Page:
Source | .Linkedincom | BY:Bernard Marr, Best-Selling Author, Keynote Speaker and Leading Business and Data Expert
Let’s do a little experiment.
Go to the Google search bar and type, “My job is” and see Google’s recommendations to complete the statement.
My results: My job is. . .
- Killing me
- Boring (and so boring)
- Making me depressed
- Done here
- Killing my soul
Telling, isn’t it?
While Americans spend more time at work than people in many other parts of the industrialized world, it seems we’re pretty unhappy. And Gallup would go so far to say we have an employee engagement crisis, with 70% of Americans not engaged at work!
First, let’s cast aside assumptions and say you have found your passion. You’re happy. Your job allows you to give back. You’re happy. You have perks such as ping-pong tables and happy hours. You’re happy.
Not so fast. Being happy takes intention and practice just like anything else (even with those perks).
Here are some of the main reasons we’re not happy, and some practical tips to turn that around.
1. Too many decisions
When you tax your brain with too many decisions, you experience decision fatigue. You’re better at making decisions the fewer you have to make.
Tip to turn it around: You can put some of your decisions on auto-pilot. Streamline your business attire (channel your inner Steve Jobs) and organize your closet so you don’t have to decide what to wear. Determine a set menu for lunches or dinners, so there is nothing to decide. Delegate decisions to your team that aren’t critical for you to be a part of.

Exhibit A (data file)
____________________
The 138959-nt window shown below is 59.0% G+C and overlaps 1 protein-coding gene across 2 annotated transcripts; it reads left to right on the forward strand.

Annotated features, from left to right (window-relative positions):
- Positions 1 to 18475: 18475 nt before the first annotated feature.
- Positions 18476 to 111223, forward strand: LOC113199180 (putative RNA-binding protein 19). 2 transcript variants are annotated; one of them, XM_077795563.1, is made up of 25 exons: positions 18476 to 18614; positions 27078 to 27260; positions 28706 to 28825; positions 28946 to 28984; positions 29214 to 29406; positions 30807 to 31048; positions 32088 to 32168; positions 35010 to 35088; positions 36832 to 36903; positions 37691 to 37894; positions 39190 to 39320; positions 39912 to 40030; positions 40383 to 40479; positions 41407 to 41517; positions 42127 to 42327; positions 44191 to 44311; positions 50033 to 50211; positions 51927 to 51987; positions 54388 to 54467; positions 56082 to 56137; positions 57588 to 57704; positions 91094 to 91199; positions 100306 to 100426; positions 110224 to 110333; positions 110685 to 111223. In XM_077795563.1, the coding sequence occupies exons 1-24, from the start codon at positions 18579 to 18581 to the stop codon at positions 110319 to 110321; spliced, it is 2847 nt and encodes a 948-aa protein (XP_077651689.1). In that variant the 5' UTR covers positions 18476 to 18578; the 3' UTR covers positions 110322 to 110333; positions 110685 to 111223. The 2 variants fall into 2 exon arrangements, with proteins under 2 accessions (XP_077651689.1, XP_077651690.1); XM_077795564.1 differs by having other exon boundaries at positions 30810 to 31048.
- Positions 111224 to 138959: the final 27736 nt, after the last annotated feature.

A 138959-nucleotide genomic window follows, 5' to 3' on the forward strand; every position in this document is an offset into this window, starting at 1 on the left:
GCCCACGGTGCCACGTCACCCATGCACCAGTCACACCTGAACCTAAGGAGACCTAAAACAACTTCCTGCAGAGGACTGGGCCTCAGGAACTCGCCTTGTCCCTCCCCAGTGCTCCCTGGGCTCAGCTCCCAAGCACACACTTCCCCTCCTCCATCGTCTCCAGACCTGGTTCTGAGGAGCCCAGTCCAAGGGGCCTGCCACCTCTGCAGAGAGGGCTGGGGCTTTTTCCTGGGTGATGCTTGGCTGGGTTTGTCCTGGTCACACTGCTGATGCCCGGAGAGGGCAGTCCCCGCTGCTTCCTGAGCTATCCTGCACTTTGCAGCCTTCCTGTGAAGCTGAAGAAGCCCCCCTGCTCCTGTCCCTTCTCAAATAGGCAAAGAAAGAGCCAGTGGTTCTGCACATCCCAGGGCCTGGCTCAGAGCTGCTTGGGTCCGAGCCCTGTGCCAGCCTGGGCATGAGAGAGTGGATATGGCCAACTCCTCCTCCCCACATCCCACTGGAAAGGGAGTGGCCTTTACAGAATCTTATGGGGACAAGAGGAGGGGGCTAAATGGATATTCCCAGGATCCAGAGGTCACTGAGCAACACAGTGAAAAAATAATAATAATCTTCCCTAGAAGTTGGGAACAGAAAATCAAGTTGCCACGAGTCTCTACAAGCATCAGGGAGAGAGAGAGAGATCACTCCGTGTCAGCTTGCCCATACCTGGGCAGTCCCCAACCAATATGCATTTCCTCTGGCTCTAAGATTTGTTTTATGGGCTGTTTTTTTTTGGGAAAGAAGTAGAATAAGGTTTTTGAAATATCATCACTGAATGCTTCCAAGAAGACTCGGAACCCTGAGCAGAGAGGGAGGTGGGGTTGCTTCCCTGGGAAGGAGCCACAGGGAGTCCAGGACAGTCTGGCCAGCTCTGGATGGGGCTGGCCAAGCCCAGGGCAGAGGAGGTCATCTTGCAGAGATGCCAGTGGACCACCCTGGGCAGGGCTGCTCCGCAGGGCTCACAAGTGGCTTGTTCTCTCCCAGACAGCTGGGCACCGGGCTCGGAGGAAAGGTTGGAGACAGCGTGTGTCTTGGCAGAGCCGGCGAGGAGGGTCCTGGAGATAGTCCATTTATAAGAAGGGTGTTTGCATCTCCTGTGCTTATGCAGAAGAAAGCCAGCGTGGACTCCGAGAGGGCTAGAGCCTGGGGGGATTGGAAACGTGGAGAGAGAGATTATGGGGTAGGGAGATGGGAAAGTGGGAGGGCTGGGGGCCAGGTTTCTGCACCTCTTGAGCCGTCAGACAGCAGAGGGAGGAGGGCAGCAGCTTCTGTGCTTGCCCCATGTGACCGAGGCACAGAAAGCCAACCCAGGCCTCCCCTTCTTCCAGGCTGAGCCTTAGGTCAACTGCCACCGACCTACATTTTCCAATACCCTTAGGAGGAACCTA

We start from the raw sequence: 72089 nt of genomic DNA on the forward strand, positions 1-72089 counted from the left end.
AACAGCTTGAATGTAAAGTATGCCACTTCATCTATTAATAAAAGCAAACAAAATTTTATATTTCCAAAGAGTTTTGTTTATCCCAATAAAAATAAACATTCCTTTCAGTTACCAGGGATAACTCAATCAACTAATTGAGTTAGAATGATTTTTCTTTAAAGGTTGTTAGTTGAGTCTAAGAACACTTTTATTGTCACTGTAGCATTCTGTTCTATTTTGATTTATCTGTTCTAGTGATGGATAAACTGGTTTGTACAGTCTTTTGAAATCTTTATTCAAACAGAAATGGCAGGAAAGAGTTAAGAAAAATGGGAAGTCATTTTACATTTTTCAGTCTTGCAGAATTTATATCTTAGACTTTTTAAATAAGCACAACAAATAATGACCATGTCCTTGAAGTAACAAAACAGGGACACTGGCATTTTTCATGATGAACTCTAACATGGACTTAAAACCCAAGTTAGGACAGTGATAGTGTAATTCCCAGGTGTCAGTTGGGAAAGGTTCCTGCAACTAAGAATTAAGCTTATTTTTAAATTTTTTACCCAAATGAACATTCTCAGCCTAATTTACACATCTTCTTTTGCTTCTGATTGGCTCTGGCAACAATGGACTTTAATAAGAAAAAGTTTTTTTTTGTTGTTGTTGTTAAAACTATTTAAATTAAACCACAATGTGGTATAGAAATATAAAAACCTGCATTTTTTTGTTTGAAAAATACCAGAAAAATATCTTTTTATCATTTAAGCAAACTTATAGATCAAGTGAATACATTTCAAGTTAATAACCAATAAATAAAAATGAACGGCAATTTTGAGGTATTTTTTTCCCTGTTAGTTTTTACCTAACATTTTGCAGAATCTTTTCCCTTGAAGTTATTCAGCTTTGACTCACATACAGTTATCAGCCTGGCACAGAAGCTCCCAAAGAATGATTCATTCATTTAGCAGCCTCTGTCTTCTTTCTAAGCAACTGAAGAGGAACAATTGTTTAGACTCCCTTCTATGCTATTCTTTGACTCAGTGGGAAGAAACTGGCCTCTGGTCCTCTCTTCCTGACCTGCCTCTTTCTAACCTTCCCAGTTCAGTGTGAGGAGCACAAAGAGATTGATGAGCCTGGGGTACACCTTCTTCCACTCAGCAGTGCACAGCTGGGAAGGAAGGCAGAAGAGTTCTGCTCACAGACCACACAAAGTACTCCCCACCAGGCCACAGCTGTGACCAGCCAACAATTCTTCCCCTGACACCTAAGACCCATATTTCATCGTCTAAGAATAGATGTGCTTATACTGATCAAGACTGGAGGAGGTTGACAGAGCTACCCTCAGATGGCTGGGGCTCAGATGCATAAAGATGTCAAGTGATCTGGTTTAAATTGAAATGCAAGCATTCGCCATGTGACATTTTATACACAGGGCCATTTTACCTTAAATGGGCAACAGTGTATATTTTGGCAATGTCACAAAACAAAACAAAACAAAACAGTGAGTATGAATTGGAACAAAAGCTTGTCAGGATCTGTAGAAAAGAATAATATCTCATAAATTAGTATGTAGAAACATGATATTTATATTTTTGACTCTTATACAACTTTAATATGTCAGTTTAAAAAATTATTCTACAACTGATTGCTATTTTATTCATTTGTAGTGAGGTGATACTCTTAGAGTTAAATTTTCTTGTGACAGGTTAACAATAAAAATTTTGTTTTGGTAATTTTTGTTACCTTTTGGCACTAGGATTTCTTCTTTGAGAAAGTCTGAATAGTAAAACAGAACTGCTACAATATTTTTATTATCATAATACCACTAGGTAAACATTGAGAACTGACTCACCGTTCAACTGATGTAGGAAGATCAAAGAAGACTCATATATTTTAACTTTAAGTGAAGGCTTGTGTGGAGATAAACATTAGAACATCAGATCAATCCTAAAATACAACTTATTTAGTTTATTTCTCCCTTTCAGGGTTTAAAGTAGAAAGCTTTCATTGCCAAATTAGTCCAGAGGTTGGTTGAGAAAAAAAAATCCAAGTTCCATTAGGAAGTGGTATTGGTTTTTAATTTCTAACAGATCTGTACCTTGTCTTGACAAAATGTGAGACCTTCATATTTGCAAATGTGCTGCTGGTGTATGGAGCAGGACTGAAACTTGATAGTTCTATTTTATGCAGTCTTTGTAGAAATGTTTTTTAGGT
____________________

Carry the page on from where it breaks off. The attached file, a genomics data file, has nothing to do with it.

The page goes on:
2. Not feeling productive
When you don’t feel like you’ve been productive at the end of the day, it can really make you question your self-worth.
Tip to turn it around: Acknowledge the progress you make! Making to-do lists and crossing items off as you complete them gives you a visual and mental boost that let’s you see you are accomplishing things. Be disciplined to turn off distractions (checking your phone and email are common culprits).
3. Your perception of your paycheck
When there is a perception of inequality in pay, it leads to unhappy employees. This is historically the top reason employees are dissatisfied.
Tip to turn it around: You have to ask for a pay raise, but have confidence. Payscale found that 75 percent of people who asked for a raise got one. Be prepared by knowing your worth and accomplishments you have achieved. Even if your pay raise isn’t granted, you should be able to walk out with what you need to achieve to get one in the future.
4. Expectations aren’t clear
When there is ambiguity about your role and responsibilities, it’s difficult to stay motivated and happy. Gallup found that only half of employees understand what is expected of them.